What are tears? What produces them? What is their function? These questions may be answered in two ways. First, we could regard tears as physical/chemical phenomena. In this sense, the answer could be as straight forward as saying that tears are made up of water, mineral salts, antibodies, and lysozyme. They may be produced by irritation or emotions, and they serve a protective function for the eye.
The second way of answering these questions involves an interpretive or “thick” description of what tears mean. They’re an expressive act. They can express intense, situation-specific emotions: intense joy at the birth of a child; great sadness at the death of one’s spouse; or feelings of total exhaustion and relief after surviving a harrowing escape from the destructive force of a tornado. This meaning is felt.
The chemical composition of tears represents “thin” description and reductionistic meaning. It’s merely factual description of thing-like features. A thin description might treat the rapid movement of the eye lid as a blink. But if we perceive mischievous intent along with this eye movement, we might interpret it as a conspiratorial wink, i.e., thick description embedded in a complex context of cultural meaning.
The insights from our discussion of tears and thick and thin meaning can apply elsewhere to interpersonal and organizational contexts. Consider how we can be surprised at the strong reactions of others to situations we view matter-of-factly as rather benign. A simple example may be how the thin factual data on an accounts receivable report don’t tell the full story of management’s concerns about a critical business issue.
An account executive has a large customer whose receivables are now 90 days past due, but she says there are major new sales opportunities with this customer. Her boss and the general manager of the division express intense frustration and demand action on the receivables. The thick meaning of this issue for the two parties is quite different. Interpretations differ, consequential meaning is missed.
Is management right, or is the account executive seeing something they’re missing that could solve management’s problem? Only more information and insight will answer that question. But even that may not be sufficient to resolve the disconnect in their perceptions and actions. Dialogue that aims at creating mutual understanding is needed, dialogue that ends with more than coercive action.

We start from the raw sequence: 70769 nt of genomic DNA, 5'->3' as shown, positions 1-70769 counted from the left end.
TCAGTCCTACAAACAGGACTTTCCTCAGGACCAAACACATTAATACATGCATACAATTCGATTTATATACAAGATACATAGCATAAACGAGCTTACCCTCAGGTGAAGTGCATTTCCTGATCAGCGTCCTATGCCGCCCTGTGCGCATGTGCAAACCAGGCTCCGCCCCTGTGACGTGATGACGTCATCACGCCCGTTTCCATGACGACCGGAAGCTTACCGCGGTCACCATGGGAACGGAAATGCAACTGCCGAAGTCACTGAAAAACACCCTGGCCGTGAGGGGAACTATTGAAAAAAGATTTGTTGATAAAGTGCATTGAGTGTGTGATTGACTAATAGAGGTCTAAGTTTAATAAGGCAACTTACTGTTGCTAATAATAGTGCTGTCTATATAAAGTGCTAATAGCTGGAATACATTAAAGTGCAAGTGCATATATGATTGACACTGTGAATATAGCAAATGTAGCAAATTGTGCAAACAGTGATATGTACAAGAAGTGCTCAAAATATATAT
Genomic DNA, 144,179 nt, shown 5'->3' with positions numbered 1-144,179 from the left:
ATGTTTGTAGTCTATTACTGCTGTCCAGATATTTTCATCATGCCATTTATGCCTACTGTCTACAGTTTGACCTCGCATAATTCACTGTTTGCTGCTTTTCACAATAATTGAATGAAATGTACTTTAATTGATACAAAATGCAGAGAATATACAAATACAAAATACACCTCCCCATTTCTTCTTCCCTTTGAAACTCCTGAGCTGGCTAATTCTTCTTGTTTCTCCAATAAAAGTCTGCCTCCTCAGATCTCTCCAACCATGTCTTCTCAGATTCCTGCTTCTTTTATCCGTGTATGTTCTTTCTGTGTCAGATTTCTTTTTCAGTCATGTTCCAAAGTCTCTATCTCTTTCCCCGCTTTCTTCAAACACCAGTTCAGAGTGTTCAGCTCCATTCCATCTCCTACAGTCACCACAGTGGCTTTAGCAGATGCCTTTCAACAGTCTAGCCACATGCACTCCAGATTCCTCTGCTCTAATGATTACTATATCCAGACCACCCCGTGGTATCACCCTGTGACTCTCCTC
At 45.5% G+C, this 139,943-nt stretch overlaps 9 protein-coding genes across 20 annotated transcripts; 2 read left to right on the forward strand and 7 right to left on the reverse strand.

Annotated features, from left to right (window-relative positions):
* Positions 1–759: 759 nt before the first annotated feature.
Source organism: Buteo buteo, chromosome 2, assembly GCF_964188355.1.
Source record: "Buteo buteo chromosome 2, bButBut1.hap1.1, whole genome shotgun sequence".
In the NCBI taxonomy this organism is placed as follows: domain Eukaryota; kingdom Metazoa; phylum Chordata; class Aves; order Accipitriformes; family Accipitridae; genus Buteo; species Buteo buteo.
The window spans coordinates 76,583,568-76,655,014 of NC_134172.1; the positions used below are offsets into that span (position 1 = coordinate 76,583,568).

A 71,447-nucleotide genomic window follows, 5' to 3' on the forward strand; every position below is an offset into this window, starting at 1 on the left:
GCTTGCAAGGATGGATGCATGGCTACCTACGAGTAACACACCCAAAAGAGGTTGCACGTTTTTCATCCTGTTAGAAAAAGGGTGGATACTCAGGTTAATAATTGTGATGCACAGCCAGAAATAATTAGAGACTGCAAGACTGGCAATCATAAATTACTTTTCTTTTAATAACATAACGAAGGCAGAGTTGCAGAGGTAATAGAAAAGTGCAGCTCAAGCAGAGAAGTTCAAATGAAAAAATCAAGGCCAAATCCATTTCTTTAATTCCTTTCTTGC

Engagement is the Answer
In personal relationships, dignity and respect for the person are to be expected. Intimacy, trust, and love depend upon this recognition of one another’s personhood. But it’s really not altogether different at work when you think about it. When we take an interest in others and value their experience and what they have to say, they feel more engaged. As a result, we’re more likely to operate from shared value commitments.
Thin description and reductionistic meaning are useful and often sufficient as a means of informing one another of key measures of performance. Indeed, the thicker meaning and significance of these data must be assumed to be implicitly understood much of the time. But this assumption becomes riskier as we let the time grow between the deeper, alignment-checking conversations that produce thick meaning.
Clifford Geertz introduced these terms (thick and thin description) to characterize what we must do in order to adequately analyze and understand a culture (i.e., ethnography). Well, leaders and executives must not only understand their culture, they are responsible for building a healthy, adaptive culture. So perhaps they need to practice a bit of ethnography too.
 American anthropologist, Clifford Geertz, describes the use of thick description in Thick Description: Toward an Interpretive Theory of Culture (1973).